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13 July 2020 | Watford, UK [Jacques Venter]  

Jacques Venter is a white South African who grew up during the apartheid era. He confesses that he has had much to learn as well as to unlearn, both from his time in South Africa, and since then as a pastor working in the United Kingdom. Pastor Venter currently serves as British Union Conference Associate Executive Secretary. This article is based on a BUC morning worship that he shared via live-stream on Friday, 10 July, 2020.

The Need to Belong

My wife and I have two daughters - Layken (15) and Jaymee (11). Our favourite picture of the two of them was taken inside Zizzy’s Restaurant near the Tower of London some six years ago.

Layken and Jaymee Venter

But I have a second picture that is significant. It is Jaymee and me – just one year ago. The picture was taken shortly after we began the process to get Jaymee assessed for Asperger’s Syndrome. This started us on a difficult journey.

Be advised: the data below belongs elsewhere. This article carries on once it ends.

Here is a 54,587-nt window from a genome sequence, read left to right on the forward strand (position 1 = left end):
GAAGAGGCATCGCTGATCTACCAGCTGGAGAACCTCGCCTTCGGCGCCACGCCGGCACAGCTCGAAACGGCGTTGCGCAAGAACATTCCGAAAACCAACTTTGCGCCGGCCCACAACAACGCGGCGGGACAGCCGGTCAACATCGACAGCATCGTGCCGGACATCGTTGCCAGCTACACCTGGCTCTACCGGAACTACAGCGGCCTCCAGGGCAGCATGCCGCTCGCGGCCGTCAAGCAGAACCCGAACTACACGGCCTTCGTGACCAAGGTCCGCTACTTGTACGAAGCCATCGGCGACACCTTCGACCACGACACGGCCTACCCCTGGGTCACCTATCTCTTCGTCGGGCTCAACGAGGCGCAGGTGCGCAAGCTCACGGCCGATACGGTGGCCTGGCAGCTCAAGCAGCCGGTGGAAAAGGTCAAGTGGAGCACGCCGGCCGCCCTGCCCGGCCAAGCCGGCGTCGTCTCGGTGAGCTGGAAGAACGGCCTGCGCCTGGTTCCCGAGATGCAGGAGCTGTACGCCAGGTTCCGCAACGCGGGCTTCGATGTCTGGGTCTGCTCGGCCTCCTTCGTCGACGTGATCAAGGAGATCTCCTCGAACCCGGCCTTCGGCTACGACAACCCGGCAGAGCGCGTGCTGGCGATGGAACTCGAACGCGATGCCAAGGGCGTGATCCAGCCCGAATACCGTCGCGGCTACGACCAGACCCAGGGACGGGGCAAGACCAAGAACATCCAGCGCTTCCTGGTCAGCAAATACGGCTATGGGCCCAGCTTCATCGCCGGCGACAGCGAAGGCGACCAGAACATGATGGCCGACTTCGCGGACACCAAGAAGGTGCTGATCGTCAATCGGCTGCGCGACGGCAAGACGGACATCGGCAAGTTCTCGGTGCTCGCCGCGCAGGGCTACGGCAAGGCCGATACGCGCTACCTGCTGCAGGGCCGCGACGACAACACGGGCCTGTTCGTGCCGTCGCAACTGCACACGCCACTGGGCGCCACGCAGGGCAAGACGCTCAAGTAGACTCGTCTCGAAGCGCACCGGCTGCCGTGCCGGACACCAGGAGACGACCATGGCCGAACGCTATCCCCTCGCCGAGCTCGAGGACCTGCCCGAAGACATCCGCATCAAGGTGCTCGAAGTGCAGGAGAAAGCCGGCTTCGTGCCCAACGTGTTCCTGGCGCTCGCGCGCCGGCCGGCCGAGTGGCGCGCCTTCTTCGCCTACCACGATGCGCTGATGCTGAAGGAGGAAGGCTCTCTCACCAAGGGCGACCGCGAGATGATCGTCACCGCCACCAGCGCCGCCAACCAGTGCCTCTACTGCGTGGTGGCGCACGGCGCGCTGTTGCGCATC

J Venter 2020 08 01 
One of our friends told us to get her the book, I Am An Aspie Girl,1 by Danuta Bulhak-Paterson. It tells the story of Lizzie who has Asperger’s. It explains how she feels after a full day at school. How worried she gets when she makes mistakes. How it hurts her when school friends and family misunderstand her and make fun of her view of things.

Aspie GirlSo, one evening my wife sat with Jaymee as they read the book together. As they finished reading Jaymee suddenly burst into tears. After calming her down she eventually shared that she was crying because all the things Lizzie explains in the book is what she experiences almost every day.

I share this with you because the most important point the book is trying to make to parents or significant other adults in such a child’s life, is how important it is for children to feel like they belong.

Belonging is a fundamental human need. Feeling part of something, believing you are a piece of a greater whole, brings satisfaction and security. Belonging can give you a sense of purpose, and the experience of solidarity when belonging to a group creates a meaningful community of relationships.